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Fundsmith Emerging Equity Trust
laang lee
Posted: 02 December 2017 15:25:16(UTC)
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I have just been reading General Zod from 5 months ago, with great interest in the replies. I also read "Transactions" with interest about twice a week. This Forum is a wealth of information.
Still have more to do, before making a lump sum investment, but I doubt whether I would have considered Vanguard until reading so much here -thanks to King Lodos. Plus a lot of other regular contributors, & will click thanks when I have another read through.
What to do with a lump sum has been covered, so I have a couple of other questions to put.
I've headlined FEET, so will come back to that.
The second question is about Black Rock Gold and General. Having held it years ago, I have watched it on and off, and have seen no other fund just keep on going down for years.
But because, so often advisors recommend holding a portion in gold, when I noticed it climbing up last year I bought, and bought again. Round figures, bought at £8 and sold a short while later for £12. Having watched the price fall again, I thought, "If it falls below £10, I'll buy again." and hold. However, it does not seem to be one to hold, Royal mint has small gold bars they will store, but the spread is quite high. I wonder if Bitcoin has taken the sparkle out of gold.
I've not read anything about gold on here.
Back to FEET, Fundsmith was mentioned in General Zod, (I have read the articles on Citywire, and elsewhere, about FEET.) But it is the UK Fundsmith that has all the plaudits.
OK -so it is China that has boosted emerging market returns this year.
I would compare FEET with others with a larger holding in India. There was some comparison before with Pacific Horizon and PAC. on here.
I also hold India Capital Growth. Samesame but different. Kotak did well, then floundered.
Any readers interested in FEET, who believe Fundsmiths' style will produce the sort of performance followers hope for.? Also, with the emphasis on quality long term holdings do you think it is more safe than other funds in the same area.?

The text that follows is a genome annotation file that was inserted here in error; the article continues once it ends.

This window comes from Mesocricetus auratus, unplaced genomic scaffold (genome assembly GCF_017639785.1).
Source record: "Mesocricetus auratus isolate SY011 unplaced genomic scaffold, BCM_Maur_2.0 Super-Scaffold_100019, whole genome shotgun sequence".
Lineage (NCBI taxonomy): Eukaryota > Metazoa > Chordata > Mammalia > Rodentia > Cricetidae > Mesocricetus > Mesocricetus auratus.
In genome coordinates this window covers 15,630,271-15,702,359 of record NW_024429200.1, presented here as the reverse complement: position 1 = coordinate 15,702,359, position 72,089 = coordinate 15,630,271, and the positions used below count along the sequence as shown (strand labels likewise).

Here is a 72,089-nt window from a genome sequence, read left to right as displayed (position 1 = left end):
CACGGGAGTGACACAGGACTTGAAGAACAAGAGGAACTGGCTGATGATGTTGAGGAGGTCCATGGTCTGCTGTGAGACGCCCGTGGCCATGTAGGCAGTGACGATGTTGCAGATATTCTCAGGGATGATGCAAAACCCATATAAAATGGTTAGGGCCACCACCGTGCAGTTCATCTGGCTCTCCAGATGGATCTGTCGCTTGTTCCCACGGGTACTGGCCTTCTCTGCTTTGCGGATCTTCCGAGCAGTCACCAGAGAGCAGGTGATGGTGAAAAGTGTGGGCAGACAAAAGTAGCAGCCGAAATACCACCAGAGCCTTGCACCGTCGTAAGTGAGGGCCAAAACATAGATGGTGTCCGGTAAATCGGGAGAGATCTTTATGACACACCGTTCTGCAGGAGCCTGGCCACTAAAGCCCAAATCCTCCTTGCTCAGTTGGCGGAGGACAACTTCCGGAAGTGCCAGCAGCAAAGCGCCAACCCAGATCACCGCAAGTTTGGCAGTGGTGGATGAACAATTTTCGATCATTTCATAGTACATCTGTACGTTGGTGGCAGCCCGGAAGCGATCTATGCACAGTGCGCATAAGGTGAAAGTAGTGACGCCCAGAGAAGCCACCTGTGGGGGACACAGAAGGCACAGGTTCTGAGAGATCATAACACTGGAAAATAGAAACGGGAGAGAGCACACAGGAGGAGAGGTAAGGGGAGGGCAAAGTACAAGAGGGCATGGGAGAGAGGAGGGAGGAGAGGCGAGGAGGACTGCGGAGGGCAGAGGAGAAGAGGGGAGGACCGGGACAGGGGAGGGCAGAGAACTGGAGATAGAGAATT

2 users thanked laang lee for this post.
Mickey on 02/12/2017(UTC), Tim D on 02/12/2017(UTC)
chubby bunny
Posted: 02 December 2017 16:10:11(UTC)
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FEET's not for me. If it ever goes to a decent discount it might be a bit more appealing, but it's under performed the sector 3 years in a row and has some of the highest charges too. PAC also has a third of its portfolio in India but is 28% ahead of FEET over 3 years. For frontier markets I'd much rather go with BRFI, which has the performance to justify its high charges, but not on a premium of 11%.
3 users thanked chubby bunny for this post.
Vince. on 02/12/2017(UTC), laang lee on 02/12/2017(UTC), Harry Trout on 03/12/2017(UTC)
Captain Slugwash
Posted: 02 December 2017 16:25:24(UTC)
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The idea behind FEET appeals to me, but when I look at company accounts and profits derived from Asia and developing markets I realise that I could get plenty of exposure from the likes of ULVR, PG, Nestle, MDLZ and numerous other producers of consumer staples.

Several of FEET's holdings will also be part owned by the large global players, or producing products for them under license.

I suppose the iShares Global staples ETF (KXI) or similar could do the same for 0.5% fees. The Vanguard S&P version is 0.15%

I hold PG & MDLZ and a few more not named here.
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laang lee on 02/12/2017(UTC)
Tim D
Posted: 02 December 2017 18:26:32(UTC)
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laang lee;53867 wrote:
The second question is about Black Rock Gold and General. Having held it years ago, I have watched it on and off, and have seen no other fund just keep on going down for years. But because, so often advisors recommend holding a portion in gold, when I noticed it climbing up last year I bought, and bought again. Round figures, bought at £8 and sold a short while later for £12. Having watched the price fall again, I thought, "If it falls below £10, I'll buy again." and hold. However, it does not seem to be one to hold, Royal mint has small gold bars they will store, but the spread is quite high. I wonder if Bitcoin has taken the sparkle out of gold. I've not read anything about gold on here.